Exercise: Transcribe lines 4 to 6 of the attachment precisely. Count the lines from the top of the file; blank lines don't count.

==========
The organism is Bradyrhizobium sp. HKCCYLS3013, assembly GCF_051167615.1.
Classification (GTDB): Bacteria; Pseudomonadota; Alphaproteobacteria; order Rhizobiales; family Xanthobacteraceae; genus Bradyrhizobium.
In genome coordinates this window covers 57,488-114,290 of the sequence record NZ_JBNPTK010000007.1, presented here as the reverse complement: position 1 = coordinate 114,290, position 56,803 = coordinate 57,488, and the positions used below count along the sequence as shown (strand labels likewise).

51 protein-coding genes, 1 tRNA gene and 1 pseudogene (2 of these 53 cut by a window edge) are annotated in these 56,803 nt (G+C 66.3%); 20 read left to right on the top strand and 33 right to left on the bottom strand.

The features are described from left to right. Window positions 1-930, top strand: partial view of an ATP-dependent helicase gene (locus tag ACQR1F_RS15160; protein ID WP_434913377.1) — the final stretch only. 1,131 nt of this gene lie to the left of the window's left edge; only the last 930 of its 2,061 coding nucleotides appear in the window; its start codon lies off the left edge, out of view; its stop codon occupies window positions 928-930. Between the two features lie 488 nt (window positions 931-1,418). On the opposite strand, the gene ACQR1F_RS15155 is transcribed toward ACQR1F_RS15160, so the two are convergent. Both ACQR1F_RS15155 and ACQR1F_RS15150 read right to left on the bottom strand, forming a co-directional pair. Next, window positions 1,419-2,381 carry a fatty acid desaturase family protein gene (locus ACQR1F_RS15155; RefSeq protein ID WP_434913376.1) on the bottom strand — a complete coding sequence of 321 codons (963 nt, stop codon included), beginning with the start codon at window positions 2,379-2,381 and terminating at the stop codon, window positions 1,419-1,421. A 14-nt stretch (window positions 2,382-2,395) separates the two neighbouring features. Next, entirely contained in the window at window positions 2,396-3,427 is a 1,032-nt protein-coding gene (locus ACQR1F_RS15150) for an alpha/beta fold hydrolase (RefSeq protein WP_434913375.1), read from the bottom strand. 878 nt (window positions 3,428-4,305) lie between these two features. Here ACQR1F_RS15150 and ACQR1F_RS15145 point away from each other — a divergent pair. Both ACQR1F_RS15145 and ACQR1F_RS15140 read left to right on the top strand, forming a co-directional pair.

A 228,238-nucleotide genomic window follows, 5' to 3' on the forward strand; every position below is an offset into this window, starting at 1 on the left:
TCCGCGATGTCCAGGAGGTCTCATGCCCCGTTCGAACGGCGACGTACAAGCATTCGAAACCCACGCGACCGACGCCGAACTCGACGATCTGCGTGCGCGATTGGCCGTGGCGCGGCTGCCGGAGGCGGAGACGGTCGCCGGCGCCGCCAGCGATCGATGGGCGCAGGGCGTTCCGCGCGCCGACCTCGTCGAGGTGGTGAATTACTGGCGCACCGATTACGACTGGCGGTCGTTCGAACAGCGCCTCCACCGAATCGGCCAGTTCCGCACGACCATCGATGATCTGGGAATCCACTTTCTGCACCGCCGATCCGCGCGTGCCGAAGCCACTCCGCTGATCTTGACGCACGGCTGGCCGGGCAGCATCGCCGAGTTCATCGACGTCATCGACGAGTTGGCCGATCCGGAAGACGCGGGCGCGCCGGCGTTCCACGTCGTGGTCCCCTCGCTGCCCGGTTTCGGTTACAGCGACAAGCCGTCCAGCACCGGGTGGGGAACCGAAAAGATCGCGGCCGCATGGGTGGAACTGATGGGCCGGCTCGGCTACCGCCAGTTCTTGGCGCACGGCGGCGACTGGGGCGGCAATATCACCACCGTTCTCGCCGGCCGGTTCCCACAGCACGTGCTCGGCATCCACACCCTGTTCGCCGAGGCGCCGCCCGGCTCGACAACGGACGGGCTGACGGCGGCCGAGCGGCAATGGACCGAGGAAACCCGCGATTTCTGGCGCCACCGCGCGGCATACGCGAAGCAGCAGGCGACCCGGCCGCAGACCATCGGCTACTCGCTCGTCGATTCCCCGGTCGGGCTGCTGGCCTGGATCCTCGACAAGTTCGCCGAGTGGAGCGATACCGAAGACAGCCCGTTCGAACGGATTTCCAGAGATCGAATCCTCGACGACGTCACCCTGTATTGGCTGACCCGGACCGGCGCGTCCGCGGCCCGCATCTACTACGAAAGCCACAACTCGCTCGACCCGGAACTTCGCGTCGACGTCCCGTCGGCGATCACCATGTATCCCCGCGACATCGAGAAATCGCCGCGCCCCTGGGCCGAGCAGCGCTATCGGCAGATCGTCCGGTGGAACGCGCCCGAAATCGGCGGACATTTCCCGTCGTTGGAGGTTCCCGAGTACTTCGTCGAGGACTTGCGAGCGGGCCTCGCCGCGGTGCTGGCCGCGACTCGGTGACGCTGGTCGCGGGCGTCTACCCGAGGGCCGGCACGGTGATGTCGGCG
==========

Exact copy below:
51 protein-coding genes, 1 tRNA gene and 1 pseudogene (2 of these 53 cut by a window edge) are annotated in these 56,803 nt (G+C 66.3%); 20 read left to right on the top strand and 33 right to left on the bottom strand.

The features are described from left to right. Window positions 1-930, top strand: partial view of an ATP-dependent helicase gene (locus tag ACQR1F_RS15160; protein ID WP_434913377.1) — the final stretch only. 1,131 nt of this gene lie to the left of the window's left edge; only the last 930 of its 2,061 coding nucleotides appear in the window; its start codon lies off the left edge, out of view; its stop codon occupies window positions 928-930. Between the two features lie 488 nt (window positions 931-1,418). On the opposite strand, the gene ACQR1F_RS15155 is transcribed toward ACQR1F_RS15160, so the two are convergent. Both ACQR1F_RS15155 and ACQR1F_RS15150 read right to left on the bottom strand, forming a co-directional pair. Next, window positions 1,419-2,381 carry a fatty acid desaturase family protein gene (locus ACQR1F_RS15155; RefSeq protein ID WP_434913376.1) on the bottom strand — a complete coding sequence of 321 codons (963 nt, stop codon included), beginning with the start codon at window positions 2,379-2,381 and terminating at the stop codon, window positions 1,419-1,421. A 14-nt stretch (window positions 2,382-2,395) separates the two neighbouring features. Next, entirely contained in the window at window positions 2,396-3,427 is a 1,032-nt protein-coding gene (locus ACQR1F_RS15150) for an alpha/beta fold hydrolase (RefSeq protein WP_434913375.1), read from the bottom strand. 878 nt (window positions 3,428-4,305) lie between these two features. Here ACQR1F_RS15150 and ACQR1F_RS15145 point away from each other — a divergent pair. Both ACQR1F_RS15145 and ACQR1F_RS15140 read left to right on the top strand, forming a co-directional pair.

A 228,238-nucleotide genomic window follows, 5' to 3' on the forward strand; every position below is an offset into this window, starting at 1 on the left: